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Conservation of mosaics in Roman North Africa

Transcrição de vídeo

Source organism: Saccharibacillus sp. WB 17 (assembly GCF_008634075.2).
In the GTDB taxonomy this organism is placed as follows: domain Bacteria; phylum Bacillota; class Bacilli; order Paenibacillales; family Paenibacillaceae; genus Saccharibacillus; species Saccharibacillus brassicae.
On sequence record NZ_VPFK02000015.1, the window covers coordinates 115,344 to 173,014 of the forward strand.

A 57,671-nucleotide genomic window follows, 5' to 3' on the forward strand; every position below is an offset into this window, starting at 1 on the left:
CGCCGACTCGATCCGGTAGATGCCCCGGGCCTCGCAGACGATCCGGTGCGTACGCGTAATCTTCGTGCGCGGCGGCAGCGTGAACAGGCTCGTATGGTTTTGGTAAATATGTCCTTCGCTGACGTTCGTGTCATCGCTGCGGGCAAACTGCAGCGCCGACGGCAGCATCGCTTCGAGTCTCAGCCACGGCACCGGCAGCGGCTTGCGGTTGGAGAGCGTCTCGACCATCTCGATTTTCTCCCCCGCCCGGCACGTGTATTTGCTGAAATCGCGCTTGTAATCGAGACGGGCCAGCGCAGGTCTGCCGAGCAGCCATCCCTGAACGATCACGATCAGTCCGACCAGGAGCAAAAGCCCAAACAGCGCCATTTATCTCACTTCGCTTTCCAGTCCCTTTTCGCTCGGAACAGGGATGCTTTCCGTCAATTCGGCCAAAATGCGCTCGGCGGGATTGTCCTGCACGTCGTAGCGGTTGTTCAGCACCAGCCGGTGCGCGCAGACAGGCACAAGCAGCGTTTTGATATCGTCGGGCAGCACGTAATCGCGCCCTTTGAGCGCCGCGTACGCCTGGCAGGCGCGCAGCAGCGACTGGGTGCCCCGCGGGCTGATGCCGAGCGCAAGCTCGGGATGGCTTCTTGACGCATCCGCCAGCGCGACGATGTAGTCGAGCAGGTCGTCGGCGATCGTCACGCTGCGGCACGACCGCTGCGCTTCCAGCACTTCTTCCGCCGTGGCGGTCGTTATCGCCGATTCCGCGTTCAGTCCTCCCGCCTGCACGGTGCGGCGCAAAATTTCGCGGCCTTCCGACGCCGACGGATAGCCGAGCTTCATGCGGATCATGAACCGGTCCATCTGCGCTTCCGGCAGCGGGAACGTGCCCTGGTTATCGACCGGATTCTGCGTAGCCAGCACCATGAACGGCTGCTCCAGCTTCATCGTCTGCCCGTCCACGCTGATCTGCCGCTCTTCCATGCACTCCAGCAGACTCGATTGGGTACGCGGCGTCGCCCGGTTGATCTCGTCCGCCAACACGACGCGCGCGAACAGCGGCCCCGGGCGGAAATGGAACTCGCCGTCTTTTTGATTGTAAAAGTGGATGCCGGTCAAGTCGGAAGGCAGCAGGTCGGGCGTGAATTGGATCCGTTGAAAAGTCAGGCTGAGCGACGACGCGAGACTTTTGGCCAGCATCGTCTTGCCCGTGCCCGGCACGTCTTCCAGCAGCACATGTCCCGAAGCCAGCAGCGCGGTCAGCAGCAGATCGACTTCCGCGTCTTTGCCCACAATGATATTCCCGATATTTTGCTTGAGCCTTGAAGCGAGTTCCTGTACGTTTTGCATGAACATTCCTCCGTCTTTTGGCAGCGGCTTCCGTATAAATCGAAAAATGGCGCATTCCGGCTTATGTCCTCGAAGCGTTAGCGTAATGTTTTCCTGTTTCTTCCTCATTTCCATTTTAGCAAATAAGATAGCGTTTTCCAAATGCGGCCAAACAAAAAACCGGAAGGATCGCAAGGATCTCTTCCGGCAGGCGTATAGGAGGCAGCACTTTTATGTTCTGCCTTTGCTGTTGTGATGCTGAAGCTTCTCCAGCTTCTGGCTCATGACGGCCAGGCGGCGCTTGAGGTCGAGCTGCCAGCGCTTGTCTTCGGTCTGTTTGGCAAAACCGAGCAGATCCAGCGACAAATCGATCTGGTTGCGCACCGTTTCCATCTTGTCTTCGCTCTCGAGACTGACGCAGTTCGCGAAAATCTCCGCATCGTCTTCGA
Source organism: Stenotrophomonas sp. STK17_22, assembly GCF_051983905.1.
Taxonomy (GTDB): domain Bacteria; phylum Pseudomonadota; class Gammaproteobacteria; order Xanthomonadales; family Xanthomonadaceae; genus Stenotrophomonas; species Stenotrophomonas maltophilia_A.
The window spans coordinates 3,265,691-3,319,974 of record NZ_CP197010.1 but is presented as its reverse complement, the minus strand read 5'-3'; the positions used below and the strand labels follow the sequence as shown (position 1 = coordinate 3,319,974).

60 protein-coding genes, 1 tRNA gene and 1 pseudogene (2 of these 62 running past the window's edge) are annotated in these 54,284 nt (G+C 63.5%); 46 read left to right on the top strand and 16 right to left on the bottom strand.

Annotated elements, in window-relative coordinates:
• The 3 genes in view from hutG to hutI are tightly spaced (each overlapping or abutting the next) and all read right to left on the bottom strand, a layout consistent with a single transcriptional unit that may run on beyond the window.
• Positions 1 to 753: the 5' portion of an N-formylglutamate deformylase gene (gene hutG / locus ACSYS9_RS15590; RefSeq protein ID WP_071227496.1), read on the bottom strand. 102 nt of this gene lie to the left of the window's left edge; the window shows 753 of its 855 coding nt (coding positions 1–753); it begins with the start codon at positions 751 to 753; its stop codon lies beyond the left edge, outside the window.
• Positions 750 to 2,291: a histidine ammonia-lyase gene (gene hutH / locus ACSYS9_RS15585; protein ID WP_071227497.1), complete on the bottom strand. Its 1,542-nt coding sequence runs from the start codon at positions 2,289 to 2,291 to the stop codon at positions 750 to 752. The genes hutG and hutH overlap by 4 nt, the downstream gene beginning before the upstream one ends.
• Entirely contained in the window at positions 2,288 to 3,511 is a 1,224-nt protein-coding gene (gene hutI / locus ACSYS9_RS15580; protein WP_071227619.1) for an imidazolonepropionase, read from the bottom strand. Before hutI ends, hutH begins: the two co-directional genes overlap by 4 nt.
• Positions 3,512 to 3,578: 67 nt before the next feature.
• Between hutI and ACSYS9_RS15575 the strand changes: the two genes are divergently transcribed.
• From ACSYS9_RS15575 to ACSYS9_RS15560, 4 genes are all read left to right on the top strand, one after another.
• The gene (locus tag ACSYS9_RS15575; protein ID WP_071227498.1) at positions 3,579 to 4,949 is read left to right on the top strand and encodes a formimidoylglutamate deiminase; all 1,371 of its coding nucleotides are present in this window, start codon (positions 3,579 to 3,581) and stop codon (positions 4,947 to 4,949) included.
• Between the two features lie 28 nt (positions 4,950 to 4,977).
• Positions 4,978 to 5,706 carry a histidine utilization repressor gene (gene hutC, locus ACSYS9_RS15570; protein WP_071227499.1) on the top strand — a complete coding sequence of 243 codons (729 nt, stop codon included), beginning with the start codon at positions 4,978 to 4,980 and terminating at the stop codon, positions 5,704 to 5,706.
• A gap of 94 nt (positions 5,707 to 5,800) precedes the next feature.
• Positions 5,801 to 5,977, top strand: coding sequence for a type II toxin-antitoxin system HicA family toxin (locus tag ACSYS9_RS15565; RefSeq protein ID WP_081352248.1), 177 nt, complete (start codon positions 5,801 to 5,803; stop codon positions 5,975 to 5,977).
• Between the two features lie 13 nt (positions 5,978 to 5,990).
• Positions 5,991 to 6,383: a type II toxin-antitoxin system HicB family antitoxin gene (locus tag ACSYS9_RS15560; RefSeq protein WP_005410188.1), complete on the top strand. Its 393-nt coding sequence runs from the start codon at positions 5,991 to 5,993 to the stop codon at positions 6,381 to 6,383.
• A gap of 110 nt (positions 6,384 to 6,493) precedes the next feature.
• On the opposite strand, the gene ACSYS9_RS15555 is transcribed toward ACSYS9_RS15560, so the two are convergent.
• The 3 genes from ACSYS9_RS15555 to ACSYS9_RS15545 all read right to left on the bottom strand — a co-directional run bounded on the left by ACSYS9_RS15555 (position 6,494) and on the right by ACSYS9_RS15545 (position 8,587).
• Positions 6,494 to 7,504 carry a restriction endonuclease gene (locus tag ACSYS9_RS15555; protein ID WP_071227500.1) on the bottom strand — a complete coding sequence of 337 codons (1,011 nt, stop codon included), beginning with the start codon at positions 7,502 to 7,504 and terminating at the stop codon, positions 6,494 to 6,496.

(soft flutey music playing) Voiceover: The rich cultural heritage of Tunisia extends back thousands of years. Situated on the northern coast of Africa, Tunisia's history and heritage have been shaped by many of the great civilizations that were centered on the Mediterranean sea. Its coastline was inhabited long before the Roman's conquered the region. The Phoenician's had previously settled in North Africa and established their great capital city of Carthage. The resulting Punic civilization, a melding of the indigenous peoples and the Phoenician's reigned for many centuries. In 146 BC Carthage was destroyed by the Romans who then laid claim to the lands along the African coast of the Mediterranean, including what is now northern Tunisia. From the first to fifth centuries AD, the Roman province of Africa Proconsularis was a major economic force in the Roman Empire. Its fertile lands produced an agricultural bounty. Wheat and olives were exported throughout the empire bringing great wealth to the province. Luxurious houses and public buildings were embellished with elaborate mosaic paintings. Many of these mosaics are now housed in the collections of the National Museums of Tunisia. Centuries after their creation, they provide us with a window into the life of Roman North Africa. Mohamed: [foreign language] Voiceover: The tradition of paved floors in North Africa predates the Roman conquest. Pavements, made of mortar, mixed with crushed ceramics and sometimes embellished with pieces of white stone were common in Punic houses, which also featured private bathrooms and complex plumbing systems. In Roman Tunisia, mosaic pavements were a ubiquitous part of the architectural decoration in both public and private buildings. Their use demonstrated the wealth and status of the individual and of the state. Elaborate floors made of precisely shaped pieces of colored marble and stone, inlaid into simple or complex designs, were the most costly and prestigious types of pavements, found only in very wealthy homes or important public buildings. In private houses, the most elaborately designed floors, usually with figurative scenes, adorned rooms used for entertaining, where they would be certain to impress. Mosaic pavements depicting food and drink were often found in the triclinium, or dining room, a virtual menu spread out at the feet of the guests. Simpler geometric or floral designs were used as borders for figurative mosaics and in less important ones. Jerry: The images on many mosaics actually play with the idea of their position related to the architecture, so a floor may have things spread out on the floor. For example, in this mosaic a basket has tilted over and the fish are spilling out onto the floor. Of course the problem is once the mosaic is lifted and hung on the wall of a museum, the fish either fly up into the air or swim across the wall. So, the image itself has changed, the intent of the image has changed. Lifting mosaics from archaeological sites, that is removing them from their original context, the original place that they were installed and manufactured has been going on for a very, very long time and it's had good effects and its had disastrous effects at the same time. The good part of lifting is that, in many cases, these pieces of art that were removed from their original context survive today only because they were lifted and brought into the protective environment of a museum. However, they lost their context, they lost the place they belong to. They're no longer a part of a building, they're no longer a floor of a building. They're now more like works of art on the wall of the museum itself, framed like a painting, but have lost all of that aspect of being part of a building. Voiceover: In the same way that a mosaic hung on a museum wall no longer tells a complete story, an archaeological site from which the mosaics have been lifted is also incomplete. The unique relationship between the mosaics and the architecture is lost. Figurative mosaics, with their rich visual narratives were especially valued and were frequent removed and taken to museums or put in storage for safe keeping. What is generally left at archaeological sites in Tunisia today are geometric or floral mosaics. Thomas: In more recent decades there's been a change of approach favoring in situ conservation, which means it's simply conserving mosaics in their architectural context within the site itself. Leaving the mosaics at archaeological sites poses conservation challenges different from that of mosaics in a museum. The most critical problem is that mosaics are exposed to the outdoor environment as they were never intended to be and are at risk of being lost completely. Aicha: The process of decay of the mosaics is going very fast, so our idea at that time was to create a profile of people who can face this problem very quickly and work in situ on the mosaics. So, we looked through these young people who are working at INP, Institut National du Patrimoine, and we give them the opportunity of being trained in the process of maintenance, to document the mosaics, and then to do some works, stabilization of these mosaics. Voiceover: In 1998 the Institut National du Patrimoine of Tunisia joined with the Getty Conservation Institute to create a program to save the nation's mosaics at archaeological sites from further deterioration. A hands-on training project is helping to create groups of regional mosaic technicians who can address the basic maintenance and stabilization needs of in situ mosaics. Thomas: The training that we've been carrying out here in Tunisia since 1998 has already had quite an impact on several sites. Mosaics that were completely invisible because they were covered with microorganisms, such as lichens, algae and moss, are now visible again. Cleaning is only the first step in carrying out urgently needed stabilization treatments before additional loss of mosaic material occurs. Voiceover: Before learning maintenance treatment techniques, trainees learn how to document a mosaic, both its current condition and its previous treatments, creating a graphic and photographic record that enables them to better plan and prepare their work. All maintenance activities, from removal of vegetation to resetting of loose tesserae are carefully documented. Even an unanticipated rain storm during the training campaign can provide an opportunity to monitor conditions. Livia: [foreign language] Thomas: Maintenance is really the most important part of conserving mosaics. Without a roof or the layers of soil that have accumulated over the centuries to protect them from the environment, excavated mosaics will rapidly deteriorate. The only hope for their long-term survival in the open is frequent inspections and minor operations of stabilization and removal of weeds and dirt as needed. Voiceover: Trainees receive instruction in a range of repair and stabilization techniques, using lime-based mortars similar to those used during the Roman era. In the recent past, many mosaics were repaired with cement. Cement repairs, besides being very noticeable, can accelerate deterioration because cement is not compatible with the original mosaic materials and is very difficult to remove without damaging the mosaic. Livia: A very important part of this work is to find the right mortar to use for the different purpose. We try to prepare a mixture that has the right color and the right hardness for each situation we find. Thomas: In carrying out our mortar repairs on mosaics, we do pay attention to the aesthetic aspect of the work by using gravels similar in color to the stone and tesserae found in the mosaic and in the mortars used for filling areas of loss, the work becomes less evident and you see the mosaic rather than the repair material. Voiceover: Trainees also receive instruction on how to re-bury mosaics. This can protect them from environmental conditions and human activity. The relatively stable environment of unexcavated mosaics has helped preserve them for many centuries. Another simple, but effective way to protect mosaics is to keep the public from walking on them. Aricha: After 10 years of training of collaboration between the INP, Institut National du Patrimoine of Tunisia and the Getty Institute of Conservation, we have twenty people on the field working on the sites using the material and the funds from the INP. We are proud of this and I think it's very important that we did this. (upbeat music playing)